Pizza and Ramen

By: Abigail Kilgore

When my best friend asked me to drive to Missouri with her for a two day road trip, along with our other best friend, how could I say no? Yes, it was a long way to drive for such a small amount of time, and yes, I didn’t really have much money to spend, but how could I pass up on this mini-adventure? As luck would have it, all three of us only had about $50 to spend each. That would have to cover gas, food, and any snacks throughout the seven-hour car ride. We were determined to not spend a dime more.

            Six Lunchables, two chicken-flavored ramen noodle bowls, one bowl of Easy Mac, two Totino’s cheese pizzas, three Daily’s frozen daiquiris, and the inevitable girl’s trip must: brownies. Total cost: roughly $20. What a steal.

            Two days of total junk food later, I was craving something real. My quota for processed nonsense was beyond met, and I decided it was time to go get myself some food with substance. On this trip to the store, I ended up with a pack of three chicken breasts, nectarines, cherries, mangos, garlic, a lime, a spaghetti squash, and avocados. Total cost: roughly $24.

            So how come I could feed three girls for two days on $20 worth of cheap “food” when I spent more three meals and a day of snacks for one? The difference: it costs more to buy real food than it does to buy junk.

            As a college student, I am always trying to find ways to save money. But I also try to find ways to make healthy decisions. Because financial struggles are more immediately tangible than physical struggles, cheap groceries with absolutely no nutritional value tent to win me over. I’ve found my greatest struggle with food and money is finding healthy options that have some sort of shelf life. The problem is that it’s difficult to eat fresh foods before they spoil.

            But I have two roommates that seem to have figured out this mystery. Few people in this world are healthier and as financially wise as Raizel and Xenia (they may have hard to pronounce names, but you won’t find better people to live with). These twins always eat well without depriving themselves, and they never waste their money. Here are some habits I have picked up on:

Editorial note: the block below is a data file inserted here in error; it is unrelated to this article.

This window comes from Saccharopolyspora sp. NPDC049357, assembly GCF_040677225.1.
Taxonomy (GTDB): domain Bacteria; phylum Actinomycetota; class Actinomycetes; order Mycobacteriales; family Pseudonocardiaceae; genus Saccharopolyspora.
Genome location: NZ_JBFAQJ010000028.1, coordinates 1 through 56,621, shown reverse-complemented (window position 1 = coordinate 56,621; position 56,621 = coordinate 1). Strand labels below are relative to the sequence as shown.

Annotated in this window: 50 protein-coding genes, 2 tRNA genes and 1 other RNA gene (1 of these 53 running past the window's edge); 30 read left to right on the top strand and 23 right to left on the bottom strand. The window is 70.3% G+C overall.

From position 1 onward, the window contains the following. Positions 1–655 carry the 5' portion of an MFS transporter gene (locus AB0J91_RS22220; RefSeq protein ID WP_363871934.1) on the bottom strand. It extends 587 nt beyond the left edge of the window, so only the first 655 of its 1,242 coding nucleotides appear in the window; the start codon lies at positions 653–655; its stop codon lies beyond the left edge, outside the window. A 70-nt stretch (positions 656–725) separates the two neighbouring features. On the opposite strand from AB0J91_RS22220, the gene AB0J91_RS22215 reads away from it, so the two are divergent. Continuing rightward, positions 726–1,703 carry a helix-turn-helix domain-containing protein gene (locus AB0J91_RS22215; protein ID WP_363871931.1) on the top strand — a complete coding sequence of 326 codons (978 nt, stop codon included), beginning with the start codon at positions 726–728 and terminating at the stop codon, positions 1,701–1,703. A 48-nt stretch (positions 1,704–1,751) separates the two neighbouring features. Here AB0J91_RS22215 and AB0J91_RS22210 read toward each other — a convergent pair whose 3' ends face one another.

1. They plan their meals. After church on Sundays, the twins make a weekly trip to the grocery store, coming back with one week’s supply of food. Staples in their grocery basket: raw chicken, a rotisserie chicken, frozen vegetables, eggs, apples, and Greek yogurt. When they come home, its time to prep. The raw chicken goes into the freezer, each one in an individual baggie. The rotisserie chicken is used to make chicken salad, which makes about 10 servings. And the rest is used as sides and snacks for their meals. It’s normal to find one of the baggies with raw chicken thawing out on the counter about an hour before dinner time.

  2. They prepare their meals. This might seem like it’s the same tip as planning their meals, but they actually pre-make a lot of their food. This helps them save time, and it keeps them from deciding to eat out because they already have prepared food waiting at home.

  3. They indulge every once in a while. Xenia and Raizel eat almost the same food every day. It’s all very healthy and it’s all very delicious, but when they crave something different, they don’t deprive themselves. One of my main problems when it comes to food and money is that I constantly give into what I think are cravings, making my eating habits expensive and erratic. But the twins are smart about their cheats. No one loves a brownie more than these two, they just are wise about when they eat them.

Healthy eating and wise spending are hard to balance, and that balance is going to look different for everyone. But finding it makes for a healthier life, both physically and financially. The next time I feel like I absolutely need that sandwich from Chick-Fil-A, I’m just gonna ask myself, “what would the twins do?”

Lark ReelyComment